The holidays have always been a favorite time of year around my house. Not because of presents, but the time spent in the kitchen sharing memories as we bake. At the end of October, the cookbooks fly off the shelves as everyone searches for new recipes to try during the coming weeks. Pies, cakes, candy, and rolls. No matter how many new ones we add, there is always room for the familiar and beloved recipes of yesteryear from Mom’s and Grandma’s kitchen.
One of my favorites is Pecan Pie. Not too sweet. Just ooey gooey goodness. Did I tell you it’s great with a piping-hot cup of coffee? Yummy.
Preheat oven to 325 degrees
1 cup sugar
1 cup Karo syrup
1 tablespoon of vanilla
½ stick of butter, room temperature
1 cup chopped pecans
1 tablespoon of flour
2-9 inch regular shells
In a large bowl mix sugar, syrup, beaten eggs, vanilla, and butter. Add flour and pecans. Pour into piecrusts. Bake for 1 hour or until firm on top. Let cool before slicing. 🙂 Enjoy
By Darcy Fornier
For this month’s theme “It Happened in the Last Twenty Years,” any story from my life could fit. But I want to tell you about a person who left her impression on my life for always.
When I was young, my family attended a little white church atop a grassy hill with large maples framing the front. A postcard-worthy church. My mom attended there as a girl, and a sweet older lady by the name of Ada Mae took Mom under her wing.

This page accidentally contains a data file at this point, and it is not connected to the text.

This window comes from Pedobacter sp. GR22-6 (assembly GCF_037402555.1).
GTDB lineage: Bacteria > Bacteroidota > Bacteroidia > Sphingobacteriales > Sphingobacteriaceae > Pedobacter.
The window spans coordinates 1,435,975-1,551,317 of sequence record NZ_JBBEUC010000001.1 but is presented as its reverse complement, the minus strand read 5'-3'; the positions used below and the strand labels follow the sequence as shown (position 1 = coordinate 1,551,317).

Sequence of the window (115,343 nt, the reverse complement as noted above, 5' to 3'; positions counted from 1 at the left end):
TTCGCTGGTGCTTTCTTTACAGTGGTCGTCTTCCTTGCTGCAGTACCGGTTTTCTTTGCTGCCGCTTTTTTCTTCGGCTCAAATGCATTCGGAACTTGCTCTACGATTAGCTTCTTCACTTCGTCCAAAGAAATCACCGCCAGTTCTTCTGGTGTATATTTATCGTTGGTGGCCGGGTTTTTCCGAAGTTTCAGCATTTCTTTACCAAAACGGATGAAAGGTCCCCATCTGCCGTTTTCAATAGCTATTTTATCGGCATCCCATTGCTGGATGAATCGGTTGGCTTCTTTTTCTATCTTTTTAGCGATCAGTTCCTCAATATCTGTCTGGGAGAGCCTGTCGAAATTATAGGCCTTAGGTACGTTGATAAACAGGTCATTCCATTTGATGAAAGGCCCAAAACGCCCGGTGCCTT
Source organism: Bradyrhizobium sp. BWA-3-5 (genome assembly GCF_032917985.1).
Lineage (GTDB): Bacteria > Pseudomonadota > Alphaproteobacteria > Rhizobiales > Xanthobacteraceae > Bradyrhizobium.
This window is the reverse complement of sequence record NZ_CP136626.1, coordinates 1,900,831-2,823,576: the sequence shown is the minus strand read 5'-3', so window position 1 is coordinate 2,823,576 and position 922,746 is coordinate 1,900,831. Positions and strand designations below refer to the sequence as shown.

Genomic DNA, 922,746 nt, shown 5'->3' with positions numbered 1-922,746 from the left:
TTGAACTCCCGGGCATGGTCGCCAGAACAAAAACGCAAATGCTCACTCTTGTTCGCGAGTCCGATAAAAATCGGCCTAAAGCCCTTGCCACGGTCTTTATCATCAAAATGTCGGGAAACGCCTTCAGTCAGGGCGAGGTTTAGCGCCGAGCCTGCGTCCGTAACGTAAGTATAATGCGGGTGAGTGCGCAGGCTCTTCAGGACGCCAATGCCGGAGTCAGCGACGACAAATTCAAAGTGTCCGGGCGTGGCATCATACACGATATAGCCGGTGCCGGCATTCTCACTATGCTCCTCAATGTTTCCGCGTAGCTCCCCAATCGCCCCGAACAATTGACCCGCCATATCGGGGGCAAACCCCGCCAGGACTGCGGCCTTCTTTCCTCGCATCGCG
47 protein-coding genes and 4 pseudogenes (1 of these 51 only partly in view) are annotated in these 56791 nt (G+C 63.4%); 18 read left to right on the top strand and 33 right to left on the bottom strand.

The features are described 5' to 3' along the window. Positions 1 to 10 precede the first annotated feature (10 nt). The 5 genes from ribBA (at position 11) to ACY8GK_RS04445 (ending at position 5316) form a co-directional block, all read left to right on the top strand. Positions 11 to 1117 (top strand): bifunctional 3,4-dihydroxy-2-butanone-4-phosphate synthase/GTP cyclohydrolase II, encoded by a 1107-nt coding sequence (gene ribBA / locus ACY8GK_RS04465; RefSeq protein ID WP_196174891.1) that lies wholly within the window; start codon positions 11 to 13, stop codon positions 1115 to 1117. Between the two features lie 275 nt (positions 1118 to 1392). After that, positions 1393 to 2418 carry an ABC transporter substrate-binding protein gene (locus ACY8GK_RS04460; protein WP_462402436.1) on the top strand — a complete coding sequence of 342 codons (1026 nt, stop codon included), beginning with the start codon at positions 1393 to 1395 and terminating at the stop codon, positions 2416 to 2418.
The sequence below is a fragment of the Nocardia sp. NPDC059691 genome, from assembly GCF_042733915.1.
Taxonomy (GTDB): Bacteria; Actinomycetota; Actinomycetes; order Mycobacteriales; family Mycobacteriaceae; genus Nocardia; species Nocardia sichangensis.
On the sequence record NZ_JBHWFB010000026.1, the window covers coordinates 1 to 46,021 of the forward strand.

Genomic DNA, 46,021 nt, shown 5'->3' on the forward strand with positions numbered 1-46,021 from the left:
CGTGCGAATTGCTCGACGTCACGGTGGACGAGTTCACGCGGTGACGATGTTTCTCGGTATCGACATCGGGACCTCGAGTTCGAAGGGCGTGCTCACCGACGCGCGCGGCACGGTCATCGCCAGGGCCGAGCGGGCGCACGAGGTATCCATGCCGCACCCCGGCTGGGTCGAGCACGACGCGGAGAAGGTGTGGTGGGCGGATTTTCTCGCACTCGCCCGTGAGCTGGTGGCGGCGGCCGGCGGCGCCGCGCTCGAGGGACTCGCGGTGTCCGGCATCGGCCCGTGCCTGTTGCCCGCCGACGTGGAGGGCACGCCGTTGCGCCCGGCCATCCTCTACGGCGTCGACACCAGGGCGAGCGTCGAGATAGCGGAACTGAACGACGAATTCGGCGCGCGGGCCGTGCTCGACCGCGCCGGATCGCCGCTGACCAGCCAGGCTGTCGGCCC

I think if I had to describe Ada Mae in one word, it would be sweet. She had a beautiful smile and the warmest hugs. She’d set you straight if she needed to, but you never doubted she genuinely loved you.
I can vaguely remember being very small and visiting her house. Her husband Vernon loved to collect knick-knacks: seashells, little onyx carvings, glass baubles–things irresistible to little fingers. The coffee table overflowed with them, and no one was the least bit concerned I might break something. I mean, they told me to be careful, but not in such a way it inhibited my fun.
In 2005, when I was ten, Grandma Ada Mae needed surgery, and Grandpa Vernon was bedridden at that point with severe diabetes. So our family stayed at their house with him since Mom is a nurse and could care for him. My sisters and I loved it. The house was cluttered with years of things that had come in while no one ever cleared anything out. Some rooms were off-limits, but Grandma let us dress up in her old-fashioned dresses, rearrange her artificial flowers, and play house in her front room with all its old furniture.
Grandpa Vernon didn’t talk a whole lot whenever we visited, but he had been a pastor, and he loved to talk about the Lord. I loved to hear him and wish I could remember more of it. Sometimes in the evenings we’d get out hymnbooks and sing. I loved to hear Grandma Ada Mae pray. I couldn’t possibly imitate her—and it would sound strange if I tried—but her voice’s pitch rose and fell and the words flowed almost as if she were singing. She was talking to the Lord with her whole heart, and it was the most natural thing in the world.
I was thirteen and we were living out of state when Grandpa Vernon died. Grandma Ada Mae had severe rheumatoid arthritis, but she stayed in her home.